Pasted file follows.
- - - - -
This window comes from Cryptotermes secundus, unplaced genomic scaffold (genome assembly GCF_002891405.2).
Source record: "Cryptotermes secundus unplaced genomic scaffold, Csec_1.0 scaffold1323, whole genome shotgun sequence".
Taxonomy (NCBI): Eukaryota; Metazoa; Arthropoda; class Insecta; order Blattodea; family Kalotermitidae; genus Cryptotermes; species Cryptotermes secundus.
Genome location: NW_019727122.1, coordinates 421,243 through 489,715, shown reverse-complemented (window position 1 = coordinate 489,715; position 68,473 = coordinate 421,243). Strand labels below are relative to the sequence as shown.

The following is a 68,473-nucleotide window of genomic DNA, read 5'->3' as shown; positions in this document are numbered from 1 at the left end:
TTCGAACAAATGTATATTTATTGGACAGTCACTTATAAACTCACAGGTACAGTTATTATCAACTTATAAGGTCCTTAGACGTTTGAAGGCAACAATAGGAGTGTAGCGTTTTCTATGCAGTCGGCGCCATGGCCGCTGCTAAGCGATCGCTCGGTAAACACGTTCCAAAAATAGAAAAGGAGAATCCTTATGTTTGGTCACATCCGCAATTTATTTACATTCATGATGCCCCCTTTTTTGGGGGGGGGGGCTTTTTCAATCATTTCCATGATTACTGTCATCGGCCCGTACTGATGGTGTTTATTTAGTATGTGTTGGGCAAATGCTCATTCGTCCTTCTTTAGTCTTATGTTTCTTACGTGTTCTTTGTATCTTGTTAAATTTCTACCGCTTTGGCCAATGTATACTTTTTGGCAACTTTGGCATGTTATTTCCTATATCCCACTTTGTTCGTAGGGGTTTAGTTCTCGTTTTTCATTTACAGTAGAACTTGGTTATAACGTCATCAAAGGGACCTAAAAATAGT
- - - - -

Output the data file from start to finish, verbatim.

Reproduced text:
This window comes from Cryptotermes secundus, unplaced genomic scaffold (genome assembly GCF_002891405.2).
Source record: "Cryptotermes secundus unplaced genomic scaffold, Csec_1.0 scaffold1323, whole genome shotgun sequence".
Taxonomy (NCBI): Eukaryota; Metazoa; Arthropoda; class Insecta; order Blattodea; family Kalotermitidae; genus Cryptotermes; species Cryptotermes secundus.
Genome location: NW_019727122.1, coordinates 421,243 through 489,715, shown reverse-complemented (window position 1 = coordinate 489,715; position 68,473 = coordinate 421,243). Strand labels below are relative to the sequence as shown.

The following is a 68,473-nucleotide window of genomic DNA, read 5'->3' as shown; positions in this document are numbered from 1 at the left end:
TTCGAACAAATGTATATTTATTGGACAGTCACTTATAAACTCACAGGTACAGTTATTATCAACTTATAAGGTCCTTAGACGTTTGAAGGCAACAATAGGAGTGTAGCGTTTTCTATGCAGTCGGCGCCATGGCCGCTGCTAAGCGATCGCTCGGTAAACACGTTCCAAAAATAGAAAAGGAGAATCCTTATGTTTGGTCACATCCGCAATTTATTTACATTCATGATGCCCCCTTTTTTGGGGGGGGGGGCTTTTTCAATCATTTCCATGATTACTGTCATCGGCCCGTACTGATGGTGTTTATTTAGTATGTGTTGGGCAAATGCTCATTCGTCCTTCTTTAGTCTTATGTTTCTTACGTGTTCTTTGTATCTTGTTAAATTTCTACCGCTTTGGCCAATGTATACTTTTTGGCAACTTTGGCATGTTATTTCCTATATCCCACTTTGTTCGTAGGGGTTTAGTTCTCGTTTTTCATTTACAGTAGAACTTGGTTATAACGTCATCAAAGGGACCTAAAAATAGT